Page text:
This is documentation for Mathematica 3, which was
based on an earlier version of the Wolfram Language.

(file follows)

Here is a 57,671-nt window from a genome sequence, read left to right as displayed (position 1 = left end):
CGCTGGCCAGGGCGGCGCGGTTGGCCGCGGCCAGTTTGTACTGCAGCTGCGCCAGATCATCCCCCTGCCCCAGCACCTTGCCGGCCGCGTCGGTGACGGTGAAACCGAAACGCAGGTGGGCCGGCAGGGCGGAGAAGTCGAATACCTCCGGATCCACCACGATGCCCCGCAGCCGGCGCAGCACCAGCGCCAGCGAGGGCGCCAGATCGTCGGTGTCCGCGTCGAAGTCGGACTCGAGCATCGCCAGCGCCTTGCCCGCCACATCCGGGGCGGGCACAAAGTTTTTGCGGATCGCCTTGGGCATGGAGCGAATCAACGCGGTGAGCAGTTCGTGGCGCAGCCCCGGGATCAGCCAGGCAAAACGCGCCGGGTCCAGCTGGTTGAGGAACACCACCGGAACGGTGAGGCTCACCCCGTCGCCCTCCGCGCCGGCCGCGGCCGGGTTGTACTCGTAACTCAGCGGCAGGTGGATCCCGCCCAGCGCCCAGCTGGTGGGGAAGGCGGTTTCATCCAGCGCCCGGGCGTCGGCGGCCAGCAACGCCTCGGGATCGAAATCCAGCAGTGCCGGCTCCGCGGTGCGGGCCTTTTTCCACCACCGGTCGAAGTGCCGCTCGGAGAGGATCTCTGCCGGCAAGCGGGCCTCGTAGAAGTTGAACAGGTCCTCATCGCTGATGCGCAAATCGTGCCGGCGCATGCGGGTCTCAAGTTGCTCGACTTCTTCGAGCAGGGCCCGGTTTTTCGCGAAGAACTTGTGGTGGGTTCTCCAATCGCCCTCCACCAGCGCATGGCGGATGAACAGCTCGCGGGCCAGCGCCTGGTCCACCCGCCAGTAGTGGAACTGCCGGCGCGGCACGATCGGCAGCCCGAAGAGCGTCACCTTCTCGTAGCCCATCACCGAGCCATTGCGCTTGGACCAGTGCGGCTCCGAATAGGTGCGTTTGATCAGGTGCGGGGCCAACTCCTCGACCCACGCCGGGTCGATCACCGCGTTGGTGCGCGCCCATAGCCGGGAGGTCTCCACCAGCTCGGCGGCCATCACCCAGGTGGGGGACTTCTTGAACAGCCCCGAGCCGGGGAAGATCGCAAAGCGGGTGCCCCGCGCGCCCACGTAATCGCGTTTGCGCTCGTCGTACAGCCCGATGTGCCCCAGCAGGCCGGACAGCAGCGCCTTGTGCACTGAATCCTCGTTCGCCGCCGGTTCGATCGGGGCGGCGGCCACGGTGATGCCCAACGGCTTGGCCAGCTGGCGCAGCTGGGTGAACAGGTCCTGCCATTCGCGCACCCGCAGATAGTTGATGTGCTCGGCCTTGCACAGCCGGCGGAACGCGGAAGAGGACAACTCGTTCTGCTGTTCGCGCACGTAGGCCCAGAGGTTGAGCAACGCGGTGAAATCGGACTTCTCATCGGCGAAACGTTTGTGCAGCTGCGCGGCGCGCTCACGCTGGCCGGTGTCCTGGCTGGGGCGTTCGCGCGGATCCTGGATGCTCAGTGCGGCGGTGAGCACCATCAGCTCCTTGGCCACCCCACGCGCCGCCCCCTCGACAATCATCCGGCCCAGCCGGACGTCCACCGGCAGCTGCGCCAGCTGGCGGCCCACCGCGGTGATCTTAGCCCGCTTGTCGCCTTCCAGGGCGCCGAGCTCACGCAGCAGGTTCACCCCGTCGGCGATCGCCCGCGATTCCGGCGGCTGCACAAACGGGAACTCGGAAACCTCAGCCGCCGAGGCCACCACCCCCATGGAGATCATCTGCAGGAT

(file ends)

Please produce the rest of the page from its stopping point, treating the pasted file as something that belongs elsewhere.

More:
2.6.13 Advanced Topic: Intercepting the Creation of New Symbols Mathematica creates a new symbol when you first enter a particular name. Sometimes it is useful to "intercept" the process of creating a new symbol. Mathematica provides several ways to do this. Printing a message when new symbols are created. This tells Mathematica to print a message whenever a new symbol is created. In[1]:= On[General::newsym] Mathematica now prints a message about each new symbol that it creates. In[2]:= sin[k] General::newsym: Symbol sin is new. General::newsym: Symbol k is new. Out[2]= This switches off the message. In[3]:= Off[General::newsym] Generating a message when Mathematica creates a new symbol is often a good way to catch typing mistakes. Mathematica itself cannot tell the difference between an intentionally new name, and a misspelling of a name it already knows. But by reporting all new names it encounters, Mathematica allows you to see whether any of them are mistakes. Performing operations when new symbols are created. When Mathematica creates a new symbol, you may want it not just to print a message, but instead to perform some other action. Any function you specify as the value of the global variable \$NewSymbol will automatically be applied to strings giving the name and context of each new symbol that Mathematica creates. This defines a function to be applied to each new symbol which is created. In[4]:= \$NewSymbol = Print["Name: ", #1, " Context: ", #2]& Out[4]= The function is applied once to v and once to w. In[5]:= v + w Name: v Context: Global` Name: w Context: Global` Out[5]=